Google AdWords: Terms You Must Know To Get Started

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The vernacular of Google advertising can be pretty daunting. We’ve compiled a list of Google AdWords terms you need to know to get started. We hope this list will serve as your go-to guide when you set out to create your first campaign!

Terms Related To Setup
Campaign: A campaign is often used to organize categories of products or services that you offer, and is a set of ad groups that share a budget, location targeting, and other settings. You can run multiple campaigns at any time from your Google account.
Ad Group: An ad group is your set of keywords, budgets and targeting methods for a particular objective, within the same campaign.
Keywords: The word or phrase you want your ad to show for. You bid against your competitors on this phrase. When choosing your keywords, think like your customer and what they would be searching for when they want your product, service or offer.
Terms Related To Campaign Type
Search Network: A group of search-related websites or apps where your ads can appear. When you advertise on the Google Search Network, your ad can show next to search results when someone searches with terms related to one of your keywords.
Display Network: A collection of websites — including specific Google websites like Google Finance, Gmail, Blogger, and YouTube, that show AdWords ads. This network also includes mobile sites and apps.
Search Network with Display Select: This campaign type helps you reach people as they use Google search or visit sites across the web.
Terms Related To Cost
Bid Strategy: Your bid strategy is basically how you set your bid type to pay for viewer interaction with your ads.
Daily Budget: An amount that you set for each ad campaign to specify how much, on average, you’d like to spend each day.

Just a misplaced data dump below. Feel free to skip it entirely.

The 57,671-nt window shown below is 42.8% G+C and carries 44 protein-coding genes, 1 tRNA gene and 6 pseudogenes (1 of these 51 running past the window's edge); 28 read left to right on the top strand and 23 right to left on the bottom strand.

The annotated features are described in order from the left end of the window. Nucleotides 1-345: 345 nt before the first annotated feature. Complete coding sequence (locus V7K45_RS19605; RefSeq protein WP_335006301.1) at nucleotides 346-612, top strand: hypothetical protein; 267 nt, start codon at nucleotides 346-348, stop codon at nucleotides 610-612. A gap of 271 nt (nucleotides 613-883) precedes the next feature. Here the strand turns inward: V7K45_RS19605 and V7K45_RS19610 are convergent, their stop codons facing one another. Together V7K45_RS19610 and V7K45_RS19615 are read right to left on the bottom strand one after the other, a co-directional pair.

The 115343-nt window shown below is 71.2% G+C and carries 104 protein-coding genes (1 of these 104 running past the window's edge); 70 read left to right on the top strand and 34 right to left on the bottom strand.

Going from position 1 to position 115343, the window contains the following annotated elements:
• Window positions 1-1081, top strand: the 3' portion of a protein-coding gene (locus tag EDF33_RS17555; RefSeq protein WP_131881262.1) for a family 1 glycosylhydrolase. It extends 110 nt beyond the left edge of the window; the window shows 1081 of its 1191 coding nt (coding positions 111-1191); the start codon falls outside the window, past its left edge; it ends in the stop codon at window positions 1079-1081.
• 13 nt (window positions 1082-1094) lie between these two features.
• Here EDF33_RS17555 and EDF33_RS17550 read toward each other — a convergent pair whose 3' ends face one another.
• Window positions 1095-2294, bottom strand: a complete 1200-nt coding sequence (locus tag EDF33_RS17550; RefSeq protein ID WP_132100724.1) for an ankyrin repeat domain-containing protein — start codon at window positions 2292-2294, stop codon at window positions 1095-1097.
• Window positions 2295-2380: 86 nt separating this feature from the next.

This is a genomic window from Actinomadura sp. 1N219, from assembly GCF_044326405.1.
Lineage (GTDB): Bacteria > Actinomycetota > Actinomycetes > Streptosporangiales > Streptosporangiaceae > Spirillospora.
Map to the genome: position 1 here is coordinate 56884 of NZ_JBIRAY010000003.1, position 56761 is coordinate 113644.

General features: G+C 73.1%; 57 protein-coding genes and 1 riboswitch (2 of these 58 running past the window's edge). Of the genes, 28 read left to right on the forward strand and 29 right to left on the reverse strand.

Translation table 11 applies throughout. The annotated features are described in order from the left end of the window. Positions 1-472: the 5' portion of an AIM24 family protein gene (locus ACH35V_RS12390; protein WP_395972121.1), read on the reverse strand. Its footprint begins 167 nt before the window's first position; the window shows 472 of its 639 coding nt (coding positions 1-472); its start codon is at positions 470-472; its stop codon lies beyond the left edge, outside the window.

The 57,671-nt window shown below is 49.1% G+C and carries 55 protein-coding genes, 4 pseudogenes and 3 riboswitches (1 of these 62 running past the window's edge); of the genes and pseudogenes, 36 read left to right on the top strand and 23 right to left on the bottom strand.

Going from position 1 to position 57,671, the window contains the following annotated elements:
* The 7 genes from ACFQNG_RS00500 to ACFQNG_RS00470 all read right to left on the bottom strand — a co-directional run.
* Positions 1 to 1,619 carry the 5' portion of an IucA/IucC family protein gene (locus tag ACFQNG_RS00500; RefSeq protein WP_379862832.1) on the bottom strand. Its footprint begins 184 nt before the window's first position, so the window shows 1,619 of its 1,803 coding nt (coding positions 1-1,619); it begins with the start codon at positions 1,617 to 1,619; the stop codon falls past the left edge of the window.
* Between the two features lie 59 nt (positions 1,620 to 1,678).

CPC: Cost-Per-Click is the most common bid type on Google AdWords. It means you pay every time a person actually clicks on your ad. You set your “maximum CPC” in the bidding process, which means that amount is the most you’ll pay for a click on your ad.
CPM: Cost-Per-thousand impressions is a bidding method that bases your costs on how many times your ads are shown (impressions).
Terms Related To Ad Copies
Headline: The header or title of your ad copy. Ad titles are limited to 25 characters.
Description Line: Used to highlight details about your product or service. The two description lines are limited to 35 characters each.
Destination URL: Your destination URL is the landing page your ad is directed to when it’s clicked. Your audience does not see it in the ad.
Display URL: The webpage address that appears with your ad. Google can only show up to 35 characters of your display URL. If your display URL is longer, a shortened version will be shown.
Ad Extensions: A feature that shows extra business information with your ad, like an address, phone number, store rating, or more webpage links.
Terms related to Ad Quality
Quality Score: A key metric that tells you how relevant your ads, keywords and landing page are to someone who sees your ad. A higher Quality Score can get you better ad placement and lower costs.
Ad Rank: Your Ad Rank is the value that’s used to determine where your ad shows up on a page. It’s based on your Quality Score and your bid amount.
Terms Related to Performance
CTR: Clickthrough Rate is the number of clicks that your ad receives divided by the number of times your ad is shown expressed as a percentage. For example, if you had 5 clicks and 1000 impressions, then your CTR would be 0.5%.
Conversion: A conversion happens when someone clicks your ad and then takes an action that you’ve defined as valuable to your business, such as an online purchase.
Conversion Rate: The average number of conversions per ad click, shown as a percentage. Conversion rates are calculated by simply taking the number of conversions and dividing that by the number of total ad clicks that can be tracked to a conversion during the same time period. For example, if you had 50 conversions from 1,000 clicks, your conversion rate would be 5%, since 50 ÷ 1,000 = 5%.
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